Mountain Views News, Combined Edition Saturday, October 9, 2021

MVNews this week:  Page 11

Mountain Views News Saturday, October 9, 2021 



[Nyerges is the author of “How to Survive Anywhere,” “Foraging California,” and other 
books. He can be reached at Box 41834, Eagle Rock, CA 90041, or www.SchoolofSelf-Reliance.

Every school child in America has learned that a man named Columbus managed 
to sail across the Atlantic with a ragtag crew and made it to North or 
Central America and back home to tell the queen all about what he found. And 
no one debates that part of the story. 
The new politically-correct posture is to say that, “hey, Columbus didn’t discover America, he just 
shipwrecked into the Carribean, and there were already people there….” Yes, of course, all more 
or less correct. Many now call this Indigenous Peoples Day. OK with me…. 

Every country has dates and years that are integral to its mythology, and in the U.S., the two most 
important years that every schoolchild memorizes in rhyme is 1492 and 1776. So let’s look at the 
Columbus story from a different angle. 

Columbus Day in the U.S. was loosely commemorated since colonial times. It began to be commemorated 
unofficially in New York as early as 1866, and because of pressure from Catholic Italians, 
it was declared an official holiday in 1934. It had a lot to do with Italian-pride because Italians 
were the then discriminated new kids on the block. 

Columbus has always been embroiled in controversy. Did he treat the natives well, or not? Certainly 
his voyages opened the door for a flood of invaders into the New World which eventually 
devastated and obliterated the indigenous cultures. 

In the book “1491” by Charles Mann, the author states that apparently a plague or disease spread 
across north America, in advance of the Europeans. Mann believes that at least 80% of the indigenous 
population of North America died from various diseases, not by an intentional genocidal 
effort. And most of those who died in this die-off never even saw Europeans! 

Plus, Columbus was not the first to get here. He was only celebrated because he was the one who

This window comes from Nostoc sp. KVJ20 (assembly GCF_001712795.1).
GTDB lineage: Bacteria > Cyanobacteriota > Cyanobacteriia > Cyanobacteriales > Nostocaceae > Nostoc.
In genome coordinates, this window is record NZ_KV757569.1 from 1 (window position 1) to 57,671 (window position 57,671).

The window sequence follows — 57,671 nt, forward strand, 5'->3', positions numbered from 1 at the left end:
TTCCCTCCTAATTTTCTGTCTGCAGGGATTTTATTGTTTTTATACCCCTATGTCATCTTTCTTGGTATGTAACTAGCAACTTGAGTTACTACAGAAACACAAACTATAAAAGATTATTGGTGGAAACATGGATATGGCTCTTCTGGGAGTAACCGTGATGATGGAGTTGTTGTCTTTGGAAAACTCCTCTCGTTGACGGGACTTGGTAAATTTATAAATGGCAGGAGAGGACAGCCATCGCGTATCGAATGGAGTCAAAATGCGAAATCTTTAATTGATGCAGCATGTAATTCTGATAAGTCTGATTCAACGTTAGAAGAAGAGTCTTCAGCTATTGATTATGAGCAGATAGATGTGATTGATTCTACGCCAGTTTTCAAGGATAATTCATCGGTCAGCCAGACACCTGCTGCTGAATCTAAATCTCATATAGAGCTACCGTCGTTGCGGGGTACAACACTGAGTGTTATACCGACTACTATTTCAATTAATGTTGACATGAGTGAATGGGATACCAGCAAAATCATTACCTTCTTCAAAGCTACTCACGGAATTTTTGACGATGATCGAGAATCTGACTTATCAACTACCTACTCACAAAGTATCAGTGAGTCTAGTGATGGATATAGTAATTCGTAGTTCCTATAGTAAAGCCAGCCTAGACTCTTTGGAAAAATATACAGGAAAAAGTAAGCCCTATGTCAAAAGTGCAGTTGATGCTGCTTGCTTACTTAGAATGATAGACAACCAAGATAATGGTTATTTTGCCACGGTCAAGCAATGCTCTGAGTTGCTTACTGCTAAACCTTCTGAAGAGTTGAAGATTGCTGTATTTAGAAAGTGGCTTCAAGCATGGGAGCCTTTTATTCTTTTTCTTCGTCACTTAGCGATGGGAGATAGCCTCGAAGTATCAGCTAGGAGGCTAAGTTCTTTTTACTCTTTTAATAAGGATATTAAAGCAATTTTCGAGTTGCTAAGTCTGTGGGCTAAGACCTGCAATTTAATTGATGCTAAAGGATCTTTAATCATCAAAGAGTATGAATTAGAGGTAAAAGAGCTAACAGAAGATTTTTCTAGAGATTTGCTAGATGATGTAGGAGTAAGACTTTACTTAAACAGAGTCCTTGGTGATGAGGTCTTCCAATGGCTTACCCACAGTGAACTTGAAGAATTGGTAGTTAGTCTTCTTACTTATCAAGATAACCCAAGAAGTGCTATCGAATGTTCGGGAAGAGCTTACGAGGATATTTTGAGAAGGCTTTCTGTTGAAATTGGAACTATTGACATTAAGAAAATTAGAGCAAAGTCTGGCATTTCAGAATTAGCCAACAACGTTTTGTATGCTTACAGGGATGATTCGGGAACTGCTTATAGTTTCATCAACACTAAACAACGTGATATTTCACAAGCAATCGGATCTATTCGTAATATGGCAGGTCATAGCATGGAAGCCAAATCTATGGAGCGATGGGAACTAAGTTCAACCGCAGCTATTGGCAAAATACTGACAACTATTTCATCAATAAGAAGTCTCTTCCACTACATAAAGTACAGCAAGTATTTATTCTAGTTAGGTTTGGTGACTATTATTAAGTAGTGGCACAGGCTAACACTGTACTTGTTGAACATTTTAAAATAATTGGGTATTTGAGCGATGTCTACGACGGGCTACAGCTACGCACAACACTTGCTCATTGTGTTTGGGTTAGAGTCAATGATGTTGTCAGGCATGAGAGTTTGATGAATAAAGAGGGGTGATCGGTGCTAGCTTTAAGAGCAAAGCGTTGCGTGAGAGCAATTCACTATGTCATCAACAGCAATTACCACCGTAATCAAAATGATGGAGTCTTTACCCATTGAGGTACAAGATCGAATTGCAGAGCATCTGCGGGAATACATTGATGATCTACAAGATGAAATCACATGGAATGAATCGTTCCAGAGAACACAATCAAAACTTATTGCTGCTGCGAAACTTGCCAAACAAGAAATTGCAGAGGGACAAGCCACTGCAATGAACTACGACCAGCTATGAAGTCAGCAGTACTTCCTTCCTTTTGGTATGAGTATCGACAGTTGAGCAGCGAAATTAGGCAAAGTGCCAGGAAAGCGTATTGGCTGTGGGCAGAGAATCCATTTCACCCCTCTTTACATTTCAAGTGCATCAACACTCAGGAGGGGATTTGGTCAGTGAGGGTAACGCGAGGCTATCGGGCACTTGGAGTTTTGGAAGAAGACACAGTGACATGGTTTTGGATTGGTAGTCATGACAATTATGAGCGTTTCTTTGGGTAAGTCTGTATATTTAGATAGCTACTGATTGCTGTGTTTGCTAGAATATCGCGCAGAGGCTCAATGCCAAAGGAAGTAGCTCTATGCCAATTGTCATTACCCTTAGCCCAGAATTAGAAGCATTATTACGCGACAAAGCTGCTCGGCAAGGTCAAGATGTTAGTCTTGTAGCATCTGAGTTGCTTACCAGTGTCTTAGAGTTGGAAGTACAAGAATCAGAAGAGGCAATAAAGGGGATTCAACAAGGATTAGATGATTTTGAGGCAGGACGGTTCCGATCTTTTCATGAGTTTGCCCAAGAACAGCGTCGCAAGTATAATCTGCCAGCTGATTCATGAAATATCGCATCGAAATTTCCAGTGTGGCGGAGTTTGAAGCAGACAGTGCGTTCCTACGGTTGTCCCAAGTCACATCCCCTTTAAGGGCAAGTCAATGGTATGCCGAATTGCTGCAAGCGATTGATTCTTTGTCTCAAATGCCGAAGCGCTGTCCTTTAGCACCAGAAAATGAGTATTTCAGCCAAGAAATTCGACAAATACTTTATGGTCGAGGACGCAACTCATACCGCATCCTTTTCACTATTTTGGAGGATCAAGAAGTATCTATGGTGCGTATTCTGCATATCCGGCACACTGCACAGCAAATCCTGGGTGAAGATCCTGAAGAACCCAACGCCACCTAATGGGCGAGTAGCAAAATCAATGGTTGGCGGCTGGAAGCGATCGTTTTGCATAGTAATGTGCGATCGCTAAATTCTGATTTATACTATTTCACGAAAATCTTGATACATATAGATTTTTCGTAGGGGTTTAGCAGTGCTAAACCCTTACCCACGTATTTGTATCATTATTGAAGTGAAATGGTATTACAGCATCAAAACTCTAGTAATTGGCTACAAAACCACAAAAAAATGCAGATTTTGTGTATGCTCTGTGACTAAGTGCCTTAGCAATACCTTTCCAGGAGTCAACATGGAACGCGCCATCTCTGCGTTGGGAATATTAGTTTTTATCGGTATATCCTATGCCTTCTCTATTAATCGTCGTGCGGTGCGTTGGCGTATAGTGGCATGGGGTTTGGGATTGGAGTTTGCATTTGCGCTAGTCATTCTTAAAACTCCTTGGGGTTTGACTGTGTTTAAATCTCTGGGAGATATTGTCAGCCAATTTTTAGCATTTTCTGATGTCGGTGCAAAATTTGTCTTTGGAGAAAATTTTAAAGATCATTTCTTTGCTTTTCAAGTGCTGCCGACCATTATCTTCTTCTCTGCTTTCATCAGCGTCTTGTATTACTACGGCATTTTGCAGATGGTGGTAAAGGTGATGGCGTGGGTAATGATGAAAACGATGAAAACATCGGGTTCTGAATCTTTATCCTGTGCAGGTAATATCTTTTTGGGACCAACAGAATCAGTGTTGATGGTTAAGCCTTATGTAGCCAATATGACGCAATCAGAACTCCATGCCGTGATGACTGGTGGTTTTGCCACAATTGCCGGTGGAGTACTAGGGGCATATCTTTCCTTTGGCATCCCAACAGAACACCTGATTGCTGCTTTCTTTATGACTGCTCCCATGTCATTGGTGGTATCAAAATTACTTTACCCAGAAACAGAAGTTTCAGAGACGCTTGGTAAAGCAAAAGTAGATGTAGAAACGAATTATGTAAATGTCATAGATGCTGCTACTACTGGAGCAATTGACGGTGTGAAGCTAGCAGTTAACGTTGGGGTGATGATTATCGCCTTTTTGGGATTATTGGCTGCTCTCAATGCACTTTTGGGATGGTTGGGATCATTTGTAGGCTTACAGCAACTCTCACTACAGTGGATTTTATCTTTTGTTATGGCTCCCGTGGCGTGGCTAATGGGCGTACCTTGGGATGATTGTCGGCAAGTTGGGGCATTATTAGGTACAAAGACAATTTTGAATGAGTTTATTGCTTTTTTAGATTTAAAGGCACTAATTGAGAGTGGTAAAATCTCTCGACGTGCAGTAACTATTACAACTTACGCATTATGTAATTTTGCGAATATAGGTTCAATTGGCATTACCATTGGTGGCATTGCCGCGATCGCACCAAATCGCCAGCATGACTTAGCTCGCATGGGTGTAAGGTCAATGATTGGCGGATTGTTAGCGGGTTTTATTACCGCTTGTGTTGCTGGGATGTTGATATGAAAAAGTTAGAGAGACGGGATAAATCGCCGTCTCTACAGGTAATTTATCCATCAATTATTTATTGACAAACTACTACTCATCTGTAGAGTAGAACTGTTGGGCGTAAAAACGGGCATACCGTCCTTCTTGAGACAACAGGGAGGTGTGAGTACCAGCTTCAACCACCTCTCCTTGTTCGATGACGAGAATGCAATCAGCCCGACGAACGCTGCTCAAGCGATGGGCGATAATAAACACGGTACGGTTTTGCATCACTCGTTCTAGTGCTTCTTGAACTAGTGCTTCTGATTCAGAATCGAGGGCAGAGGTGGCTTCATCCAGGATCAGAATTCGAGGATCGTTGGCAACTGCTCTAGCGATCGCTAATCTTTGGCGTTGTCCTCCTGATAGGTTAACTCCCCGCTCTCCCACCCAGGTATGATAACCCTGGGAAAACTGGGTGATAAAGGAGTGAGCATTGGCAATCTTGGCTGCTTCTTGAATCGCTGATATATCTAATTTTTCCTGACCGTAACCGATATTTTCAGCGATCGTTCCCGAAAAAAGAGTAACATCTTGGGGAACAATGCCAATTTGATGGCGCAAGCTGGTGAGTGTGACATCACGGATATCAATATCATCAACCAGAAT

went back home and told everyone what he found. Columbus’ own writings talk about “other 
maps” that were made by those who went before him, though he does not name who these others 

In 1976, author Barry Fell released the first of his bombshell trilogy of books, “America B.C.” 
where he claims to have interpreted writings on stone throughout the Americas in written languages 
from such far away places as the British Islands, various parts of Europe, and Northern 
Africa. When I read Fell’s books, I wondered how it was that such epigraphic evidence could be 
overlooked by so many. In part, this was because the archaeologists weren’t looking for linguistic 
evidence in foreign languages. But Fell sought out such evidence, because he believed – as did 
Thor Heyerdahl before him – that the oceans were not barriers to travel by ancient man, but rather 
the highways where someone traveling on the trade winds could live off the sea and travel around 
the globe. I thought that if even 10% of what Fell wrote was correct, it would revolutionize our 
view of history. 

Fell had many followers, and many detractors, and it turns out that maybe he was very loose with 
transliterations and translations, along with some wishful thinking. Maybe only 10 to 20% of his 
writing is solid. But because he made mistakes in his unique efforts, traditional academic archaeologists 
more or less threw Fell out with the bath water, lock, stock, and barrel, including that 
very solid 10%! 

Fortunately, others following in his footsteps have confirmed via epigraphy that someone with 
knowledge in writing systems that were used in Europe about 2000 to 3000 years ago left spotty 
evidence all over the U.S., but mostly in the Colorado-Oklahoma area, and along the east coast.
Who were these people? You can and should read all about them in some of the research that has 
followed Fell, such as “Ancient American Inscriptions: Plow Marks or History?”, which is perhaps 
the single best book which attempts to approach linguistic evidence on rocks in a strict scientific 
manner. The evidence shows that there were indeed Celtic people here, who were master mariners. 
There were many others too, a little here, a little there, nearly always an extreme minority 
among the Siberian-rooted Plains Indians who were numerous in at least the eastern half of the 

In fact, according to another controversial author, “Advanced Civilizations of Prehistoric America”